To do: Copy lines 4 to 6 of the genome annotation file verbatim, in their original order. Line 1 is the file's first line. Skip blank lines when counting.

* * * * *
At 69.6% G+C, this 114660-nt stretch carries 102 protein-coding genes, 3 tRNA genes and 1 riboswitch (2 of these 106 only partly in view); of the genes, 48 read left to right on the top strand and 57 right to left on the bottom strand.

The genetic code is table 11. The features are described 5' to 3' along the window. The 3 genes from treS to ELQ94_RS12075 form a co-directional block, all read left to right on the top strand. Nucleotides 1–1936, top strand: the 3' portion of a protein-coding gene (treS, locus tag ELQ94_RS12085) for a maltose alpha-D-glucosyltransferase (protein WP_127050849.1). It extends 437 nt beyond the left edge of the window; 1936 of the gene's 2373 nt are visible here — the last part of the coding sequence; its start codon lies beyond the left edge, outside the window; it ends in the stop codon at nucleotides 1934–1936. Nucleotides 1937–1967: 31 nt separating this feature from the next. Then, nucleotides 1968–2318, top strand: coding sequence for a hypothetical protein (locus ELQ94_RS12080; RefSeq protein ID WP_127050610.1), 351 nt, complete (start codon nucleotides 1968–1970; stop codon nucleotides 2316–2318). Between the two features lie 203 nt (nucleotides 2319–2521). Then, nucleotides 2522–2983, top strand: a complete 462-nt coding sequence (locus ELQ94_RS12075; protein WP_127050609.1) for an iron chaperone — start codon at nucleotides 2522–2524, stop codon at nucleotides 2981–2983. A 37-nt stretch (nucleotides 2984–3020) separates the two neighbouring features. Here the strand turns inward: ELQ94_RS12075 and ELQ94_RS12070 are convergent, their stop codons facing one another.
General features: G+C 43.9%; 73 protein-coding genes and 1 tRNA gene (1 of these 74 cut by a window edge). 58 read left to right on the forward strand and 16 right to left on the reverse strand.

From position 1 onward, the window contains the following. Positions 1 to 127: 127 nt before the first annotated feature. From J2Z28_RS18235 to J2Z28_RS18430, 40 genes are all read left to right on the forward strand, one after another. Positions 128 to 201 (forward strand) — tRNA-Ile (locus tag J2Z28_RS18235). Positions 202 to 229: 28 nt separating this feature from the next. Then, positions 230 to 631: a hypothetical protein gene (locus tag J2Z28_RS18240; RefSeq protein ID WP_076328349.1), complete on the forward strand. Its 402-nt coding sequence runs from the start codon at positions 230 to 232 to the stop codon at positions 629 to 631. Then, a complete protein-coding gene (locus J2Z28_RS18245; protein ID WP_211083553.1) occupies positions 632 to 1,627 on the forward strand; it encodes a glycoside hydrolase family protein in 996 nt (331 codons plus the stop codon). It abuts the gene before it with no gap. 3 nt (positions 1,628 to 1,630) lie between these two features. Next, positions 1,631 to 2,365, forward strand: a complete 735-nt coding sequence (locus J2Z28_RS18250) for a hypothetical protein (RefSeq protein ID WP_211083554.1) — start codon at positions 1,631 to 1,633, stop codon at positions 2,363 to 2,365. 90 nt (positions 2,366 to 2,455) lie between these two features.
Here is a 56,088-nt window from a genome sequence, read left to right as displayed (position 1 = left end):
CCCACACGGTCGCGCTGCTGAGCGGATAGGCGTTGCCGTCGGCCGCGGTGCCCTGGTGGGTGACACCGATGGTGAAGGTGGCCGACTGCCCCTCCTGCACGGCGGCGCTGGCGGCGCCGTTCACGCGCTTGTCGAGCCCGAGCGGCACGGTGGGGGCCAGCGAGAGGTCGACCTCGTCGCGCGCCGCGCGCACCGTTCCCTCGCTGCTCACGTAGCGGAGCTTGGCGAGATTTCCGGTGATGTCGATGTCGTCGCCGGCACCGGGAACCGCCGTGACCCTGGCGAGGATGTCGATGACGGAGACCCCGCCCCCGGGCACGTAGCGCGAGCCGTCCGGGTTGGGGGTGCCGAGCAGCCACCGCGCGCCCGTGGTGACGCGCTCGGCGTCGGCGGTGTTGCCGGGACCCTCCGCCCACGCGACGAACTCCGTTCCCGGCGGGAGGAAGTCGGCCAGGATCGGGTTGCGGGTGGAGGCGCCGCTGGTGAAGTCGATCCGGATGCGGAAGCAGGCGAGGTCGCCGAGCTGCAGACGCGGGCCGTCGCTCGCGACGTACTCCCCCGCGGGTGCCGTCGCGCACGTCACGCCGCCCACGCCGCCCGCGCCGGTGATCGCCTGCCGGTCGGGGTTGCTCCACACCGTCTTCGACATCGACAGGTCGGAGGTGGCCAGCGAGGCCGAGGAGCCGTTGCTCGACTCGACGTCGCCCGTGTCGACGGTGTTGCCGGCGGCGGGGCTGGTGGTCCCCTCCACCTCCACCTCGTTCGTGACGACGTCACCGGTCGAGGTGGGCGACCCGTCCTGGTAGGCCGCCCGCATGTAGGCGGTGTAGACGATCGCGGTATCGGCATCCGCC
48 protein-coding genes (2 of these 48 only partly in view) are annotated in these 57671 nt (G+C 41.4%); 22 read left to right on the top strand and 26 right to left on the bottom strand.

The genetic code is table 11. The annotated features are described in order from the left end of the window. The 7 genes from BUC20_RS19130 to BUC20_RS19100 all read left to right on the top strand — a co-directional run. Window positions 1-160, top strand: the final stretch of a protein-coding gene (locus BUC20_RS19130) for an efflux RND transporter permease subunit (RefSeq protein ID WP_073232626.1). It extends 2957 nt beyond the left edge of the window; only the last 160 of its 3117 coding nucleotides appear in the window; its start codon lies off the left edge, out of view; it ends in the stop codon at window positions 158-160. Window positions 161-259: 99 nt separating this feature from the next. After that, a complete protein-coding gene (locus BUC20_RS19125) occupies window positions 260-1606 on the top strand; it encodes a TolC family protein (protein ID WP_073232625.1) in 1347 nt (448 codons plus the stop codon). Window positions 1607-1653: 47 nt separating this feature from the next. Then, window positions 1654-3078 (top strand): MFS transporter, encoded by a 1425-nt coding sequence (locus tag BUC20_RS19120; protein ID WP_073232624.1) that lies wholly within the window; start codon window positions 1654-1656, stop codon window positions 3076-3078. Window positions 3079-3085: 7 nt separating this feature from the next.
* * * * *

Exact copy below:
From position 1 onward, the window contains the following. Positions 1 to 127: 127 nt before the first annotated feature. From J2Z28_RS18235 to J2Z28_RS18430, 40 genes are all read left to right on the forward strand, one after another. Positions 128 to 201 (forward strand) — tRNA-Ile (locus tag J2Z28_RS18235). Positions 202 to 229: 28 nt separating this feature from the next. Then, positions 230 to 631: a hypothetical protein gene (locus tag J2Z28_RS18240; RefSeq protein ID WP_076328349.1), complete on the forward strand. Its 402-nt coding sequence runs from the start codon at positions 230 to 232 to the stop codon at positions 629 to 631. Then, a complete protein-coding gene (locus J2Z28_RS18245; protein ID WP_211083553.1) occupies positions 632 to 1,627 on the forward strand; it encodes a glycoside hydrolase family protein in 996 nt (331 codons plus the stop codon). It abuts the gene before it with no gap. 3 nt (positions 1,628 to 1,630) lie between these two features. Next, positions 1,631 to 2,365, forward strand: a complete 735-nt coding sequence (locus J2Z28_RS18250) for a hypothetical protein (RefSeq protein ID WP_211083554.1) — start codon at positions 1,631 to 1,633, stop codon at positions 2,363 to 2,365. 90 nt (positions 2,366 to 2,455) lie between these two features.
Here is a 56,088-nt window from a genome sequence, read left to right as displayed (position 1 = left end):
CCCACACGGTCGCGCTGCTGAGCGGATAGGCGTTGCCGTCGGCCGCGGTGCCCTGGTGGGTGACACCGATGGTGAAGGTGGCCGACTGCCCCTCCTGCACGGCGGCGCTGGCGGCGCCGTTCACGCGCTTGTCGAGCCCGAGCGGCACGGTGGGGGCCAGCGAGAGGTCGACCTCGTCGCGCGCCGCGCGCACCGTTCCCTCGCTGCTCACGTAGCGGAGCTTGGCGAGATTTCCGGTGATGTCGATGTCGTCGCCGGCACCGGGAACCGCCGTGACCCTGGCGAGGATGTCGATGACGGAGACCCCGCCCCCGGGCACGTAGCGCGAGCCGTCCGGGTTGGGGGTGCCGAGCAGCCACCGCGCGCCCGTGGTGACGCGCTCGGCGTCGGCGGTGTTGCCGGGACCCTCCGCCCACGCGACGAACTCCGTTCCCGGCGGGAGGAAGTCGGCCAGGATCGGGTTGCGGGTGGAGGCGCCGCTGGTGAAGTCGATCCGGATGCGGAAGCAGGCGAGGTCGCCGAGCTGCAGACGCGGGCCGTCGCTCGCGACGTACTCCCCCGCGGGTGCCGTCGCGCACGTCACGCCGCCCACGCCGCCCGCGCCGGTGATCGCCTGCCGGTCGGGGTTGCTCCACACCGTCTTCGACATCGACAGGTCGGAGGTGGCCAGCGAGGCCGAGGAGCCGTTGCTCGACTCGACGTCGCCCGTGTCGACGGTGTTGCCGGCGGCGGGGCTGGTGGTCCCCTCCACCTCCACCTCGTTCGTGACGACGTCACCGGTCGAGGTGGGCGACCCGTCCTGGTAGGCCGCCCGCATGTAGGCGGTGTAGACGATCGCGGTATCGGCATCCGCC